COLUMN: Injured workers are crooks (and other wisdom from the Legislature)
By Tom Blackburn
Palm Beach Post Columnist
Monday, June 08, 2009
Every few years Florida lawmakers reform the workers’ compensation system again. Every time they do, they find something unreasonable to do with it. This year they topped themselves. The reform consisted of taking the word "reasonable" out of the law.
Right. We can’t be reasonable about insurance against job-related injuries.
With the word in the law, judges could award "reasonable" fees to workers’ attorneys who win disputed cases against insurance company lawyers. In 2003, legislators were persuaded that lawyers – the ones for the workers, not the ones for insurers – make too much money. They set up a schedule of fees to limit what lawyers can charge. But they had more ideology than legislative skill. They forgot to delete the provision that allowed payment of "reasonable" fees.
In one case, the schedule gave an attorney $8.10 an hour, 90 cents over the state minimum wage. That case went to the Florida Supreme Court, which held that the "reasonable" standard still applied, so the lawyer should be paid on that basis. The law Gov. Crist signed last week removes that standard and leaves only the lawmakers’ schedule.
Before the state Supreme Court ruling, while most people thought that lawyers could charge only by the fee schedule, the percentage of claims denied by insurers rose from one-fourth to more than one-third of all claims. The percent of cases in which the injured worker appealed the denial dropped considerably.
That’s what could reasonably – strike that word! – be expected from a law that forces people to fight an insurance company without legal counsel. At the same time, the premiums that employers pay for workers comp insurance dropped by 60 percent. That was the objective, of course.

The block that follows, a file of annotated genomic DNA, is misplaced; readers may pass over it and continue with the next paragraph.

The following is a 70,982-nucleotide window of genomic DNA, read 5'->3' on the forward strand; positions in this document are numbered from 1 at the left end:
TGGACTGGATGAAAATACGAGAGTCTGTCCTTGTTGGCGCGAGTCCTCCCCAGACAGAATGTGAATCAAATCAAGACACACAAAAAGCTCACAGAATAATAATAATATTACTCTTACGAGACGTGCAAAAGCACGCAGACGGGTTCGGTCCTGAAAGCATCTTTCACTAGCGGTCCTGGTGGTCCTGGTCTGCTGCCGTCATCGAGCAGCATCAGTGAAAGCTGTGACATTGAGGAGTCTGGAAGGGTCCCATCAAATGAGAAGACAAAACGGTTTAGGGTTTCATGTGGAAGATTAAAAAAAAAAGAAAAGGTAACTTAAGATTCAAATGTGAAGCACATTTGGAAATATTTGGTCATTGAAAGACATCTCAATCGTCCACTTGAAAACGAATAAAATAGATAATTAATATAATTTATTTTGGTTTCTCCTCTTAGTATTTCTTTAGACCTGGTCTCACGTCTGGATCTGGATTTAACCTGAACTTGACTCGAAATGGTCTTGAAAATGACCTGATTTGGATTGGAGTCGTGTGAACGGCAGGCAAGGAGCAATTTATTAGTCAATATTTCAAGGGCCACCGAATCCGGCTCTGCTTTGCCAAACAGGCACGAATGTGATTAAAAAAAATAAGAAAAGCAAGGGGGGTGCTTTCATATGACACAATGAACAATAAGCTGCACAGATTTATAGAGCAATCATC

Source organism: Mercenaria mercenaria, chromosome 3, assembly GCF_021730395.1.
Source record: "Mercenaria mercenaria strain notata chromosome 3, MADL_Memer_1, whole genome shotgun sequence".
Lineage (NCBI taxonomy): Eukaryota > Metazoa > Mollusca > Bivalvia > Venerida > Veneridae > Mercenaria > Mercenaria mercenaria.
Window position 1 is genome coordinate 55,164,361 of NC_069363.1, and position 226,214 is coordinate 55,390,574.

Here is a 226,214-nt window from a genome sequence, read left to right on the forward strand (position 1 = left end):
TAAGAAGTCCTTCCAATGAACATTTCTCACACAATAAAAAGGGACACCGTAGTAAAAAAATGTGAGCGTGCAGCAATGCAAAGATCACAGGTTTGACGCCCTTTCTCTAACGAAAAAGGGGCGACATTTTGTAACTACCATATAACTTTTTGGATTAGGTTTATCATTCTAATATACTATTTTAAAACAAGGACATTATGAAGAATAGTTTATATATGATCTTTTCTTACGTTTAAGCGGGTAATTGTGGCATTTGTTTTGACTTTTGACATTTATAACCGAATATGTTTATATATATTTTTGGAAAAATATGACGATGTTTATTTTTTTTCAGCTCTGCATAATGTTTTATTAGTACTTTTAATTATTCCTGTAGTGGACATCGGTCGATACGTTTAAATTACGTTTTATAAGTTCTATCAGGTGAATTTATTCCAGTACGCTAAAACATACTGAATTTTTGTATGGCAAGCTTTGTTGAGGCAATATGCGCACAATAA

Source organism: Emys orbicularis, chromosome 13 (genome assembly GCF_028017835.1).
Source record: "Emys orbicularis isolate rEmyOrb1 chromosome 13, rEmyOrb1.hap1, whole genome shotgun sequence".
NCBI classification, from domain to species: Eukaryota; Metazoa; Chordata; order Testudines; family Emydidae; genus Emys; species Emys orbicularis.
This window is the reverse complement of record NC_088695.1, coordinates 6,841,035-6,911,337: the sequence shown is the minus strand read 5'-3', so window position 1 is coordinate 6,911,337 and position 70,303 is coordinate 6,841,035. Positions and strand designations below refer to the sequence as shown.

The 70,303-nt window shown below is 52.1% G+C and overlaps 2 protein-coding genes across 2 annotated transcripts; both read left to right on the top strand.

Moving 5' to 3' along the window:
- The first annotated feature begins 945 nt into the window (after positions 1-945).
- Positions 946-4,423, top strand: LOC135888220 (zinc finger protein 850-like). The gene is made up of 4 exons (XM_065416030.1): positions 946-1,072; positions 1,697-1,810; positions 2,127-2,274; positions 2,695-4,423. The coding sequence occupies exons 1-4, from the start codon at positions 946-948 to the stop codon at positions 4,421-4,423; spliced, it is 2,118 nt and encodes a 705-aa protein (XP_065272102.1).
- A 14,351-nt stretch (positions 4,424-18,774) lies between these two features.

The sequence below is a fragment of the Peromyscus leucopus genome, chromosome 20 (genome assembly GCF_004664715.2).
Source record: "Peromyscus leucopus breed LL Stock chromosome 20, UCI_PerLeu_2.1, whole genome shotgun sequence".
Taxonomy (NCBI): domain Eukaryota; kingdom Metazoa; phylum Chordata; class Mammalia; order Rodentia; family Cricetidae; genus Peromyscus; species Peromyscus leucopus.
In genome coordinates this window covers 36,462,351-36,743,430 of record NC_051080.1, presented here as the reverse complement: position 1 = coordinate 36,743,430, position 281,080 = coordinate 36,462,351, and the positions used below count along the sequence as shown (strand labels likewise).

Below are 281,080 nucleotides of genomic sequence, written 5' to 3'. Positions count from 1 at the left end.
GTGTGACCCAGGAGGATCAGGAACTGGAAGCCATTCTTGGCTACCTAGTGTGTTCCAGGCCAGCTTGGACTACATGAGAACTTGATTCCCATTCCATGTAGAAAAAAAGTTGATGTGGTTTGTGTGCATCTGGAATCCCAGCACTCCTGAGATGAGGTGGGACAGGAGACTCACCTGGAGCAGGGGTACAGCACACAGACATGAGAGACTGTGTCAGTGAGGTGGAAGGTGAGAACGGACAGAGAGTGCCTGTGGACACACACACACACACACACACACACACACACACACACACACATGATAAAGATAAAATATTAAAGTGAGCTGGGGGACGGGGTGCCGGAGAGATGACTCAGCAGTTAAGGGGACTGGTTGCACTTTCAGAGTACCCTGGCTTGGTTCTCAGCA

And when Gov. Crist OK’d taking out "reasonable," the Department of Insurance allowed another 18.6 percent rate cut in anticipation of future claims that will be denied without challenges.
As everyone celebrates low premiums, let us pause to consider that the Legislature could put doctors on a minimum wage schedule next. That cut could make brain surgery financially comparable to a burger with fries and cut health premiums by 60 percent at least.
Why not? Surgeons and everyone else are now only hard lobbying by Associated Industries of Florida and the Chamber of Commerce away from being paid what lawmakers find to be fair enough. The lobbyists for the state’s big corporations and for the small businesses worked to get the change for plaintiffs’ lawyers.
They did it for their members, they say. But what does it say about the people who work for their members?
After the 2003 law change that made it harder to fight a denial of benefits, the insurance companies began deciding that 35 percent of the employees who get hurt in Florida had only an ouchie when they broke their arm or are trying to turn a hangnail into prostate cancer or are generally malingering.
Those are your employees, Mr. and Mrs. Chamber Member. It is not a pretty picture. If you want me to accept what may be a better than one-in-three chance that I will be served by a conniving scoundrel at your establishment, you are asking a lot. Maybe I don’t want to deal with them.
You risk more than loss of customers when you put up with so many rascals on your payroll. They’re probably stealing you blind.
I realize that the 35 percent figure of workers who turned out to be liars and crooks in the godlike judgment of the insurer covers only the workers who were injured or claimed to be. But every employee is only one fall off a ladder or a faulty estimate of the weight she must lift from joining the great con game, and that kind of accident can happen to anyone. Better just to fire them all. That is the unexamined, unintended and certainly unstated result toward which the reforms have tended, unreasonably, all along.
Tom Blackburn is a former member of The Post Editorial Board. His e-mail is Tom_blackburn@juno.com.